Tuesday, February 15, 2011

there comes a time to invest in your day job

By most measures, I have a great job. I'm in a growth industry. There is actual substance to it. I've accumulated years of experience; were I to buckle down and get some certifications, I could move up in the ranks, go full time, and eventually work anywhere I spoke the language. Relative to the options most of my (other) useless-associates-degree-or-less educated friends have available to them, it's also remarkably respectable; my job title says "educated and not a deadbeat" in a way that "industrial, retail, or agricultural worker," sadly, doesn't.

I read once about how this idea that we should seek fulfillment and satisfaction from the same thing that pays our rent can be crippling. At the time I was skeptical, but I'm starting to see the wisdom. Because this is my main complaint: I don't love this work. There are other downsides--most of my work challenges involve surmounting other people's easily preventable disorganization and miss-communication. It's hard sometimes to invest myself, because there's a certain meaninglessness to pulling your own weight in a system where the work you do isn't necessarily useful and the status "working poor" is increasingly standard.

But the main thing is that I don't want the life of a systems administrator. There's other work that I do love, and that I'm good at--writing, tutoring, maybe someday teaching. Maybe someday making documentaries. Maybe, someday, making community programs. I know what I want; the challenge is thriving in a system which works only to maximize profit and production, rather than (for instance) happy, virtuous, or connected human lives. And right now, what that comes down to is getting better at the things I don't love--the things that pay for everything else. I have a job that gives me the privilege of reading a lot and writing a lot, by giving me enough of my own time to do so. It gives me the privilege of going to city council meetings, ethics forums, protests. I have time to build relationships with people I can learn from, teach, care about--and time to figure myself out.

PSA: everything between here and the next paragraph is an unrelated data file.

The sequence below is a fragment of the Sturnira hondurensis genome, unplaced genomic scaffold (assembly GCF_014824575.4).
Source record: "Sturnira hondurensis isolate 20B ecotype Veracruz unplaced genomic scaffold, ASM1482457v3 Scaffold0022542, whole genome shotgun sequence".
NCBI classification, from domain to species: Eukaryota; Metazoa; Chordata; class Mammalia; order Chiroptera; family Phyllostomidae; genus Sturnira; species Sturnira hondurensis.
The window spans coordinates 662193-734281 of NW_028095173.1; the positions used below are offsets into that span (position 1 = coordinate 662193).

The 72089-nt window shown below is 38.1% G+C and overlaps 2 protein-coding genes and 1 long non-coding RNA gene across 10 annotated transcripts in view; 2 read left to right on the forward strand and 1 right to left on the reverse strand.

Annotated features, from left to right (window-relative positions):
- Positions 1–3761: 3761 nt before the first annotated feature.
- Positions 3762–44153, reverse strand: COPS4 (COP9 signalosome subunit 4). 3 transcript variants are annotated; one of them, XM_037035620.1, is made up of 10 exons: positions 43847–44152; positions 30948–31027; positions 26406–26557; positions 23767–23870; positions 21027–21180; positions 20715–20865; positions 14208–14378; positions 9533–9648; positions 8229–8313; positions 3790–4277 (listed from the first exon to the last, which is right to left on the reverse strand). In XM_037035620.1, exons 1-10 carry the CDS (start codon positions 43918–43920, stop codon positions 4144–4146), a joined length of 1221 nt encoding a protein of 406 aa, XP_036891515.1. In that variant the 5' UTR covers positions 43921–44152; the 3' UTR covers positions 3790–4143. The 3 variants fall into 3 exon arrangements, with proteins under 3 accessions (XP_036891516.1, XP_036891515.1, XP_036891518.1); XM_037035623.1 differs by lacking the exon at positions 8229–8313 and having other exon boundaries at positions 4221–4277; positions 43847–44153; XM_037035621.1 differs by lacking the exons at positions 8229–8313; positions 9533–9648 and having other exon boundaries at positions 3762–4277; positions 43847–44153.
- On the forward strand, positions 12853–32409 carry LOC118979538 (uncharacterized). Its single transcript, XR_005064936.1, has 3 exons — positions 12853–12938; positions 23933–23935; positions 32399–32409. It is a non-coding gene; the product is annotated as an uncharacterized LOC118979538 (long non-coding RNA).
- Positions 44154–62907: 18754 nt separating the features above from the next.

So it's time to get better at this job I sometimes hate. Maybe it will give me a better shot at all the things I love.

1 comment:

misssrobin said...

It is such a miserable system we live in. It is so easy to become trapped in a job that is unfulfilling but meets other needs too well to move on.

I like the way you noticed the things it does allow you. I hope that helps a little bit at least.

And best wishes that the opportunity comes along to change directions to something that is more true to your heart.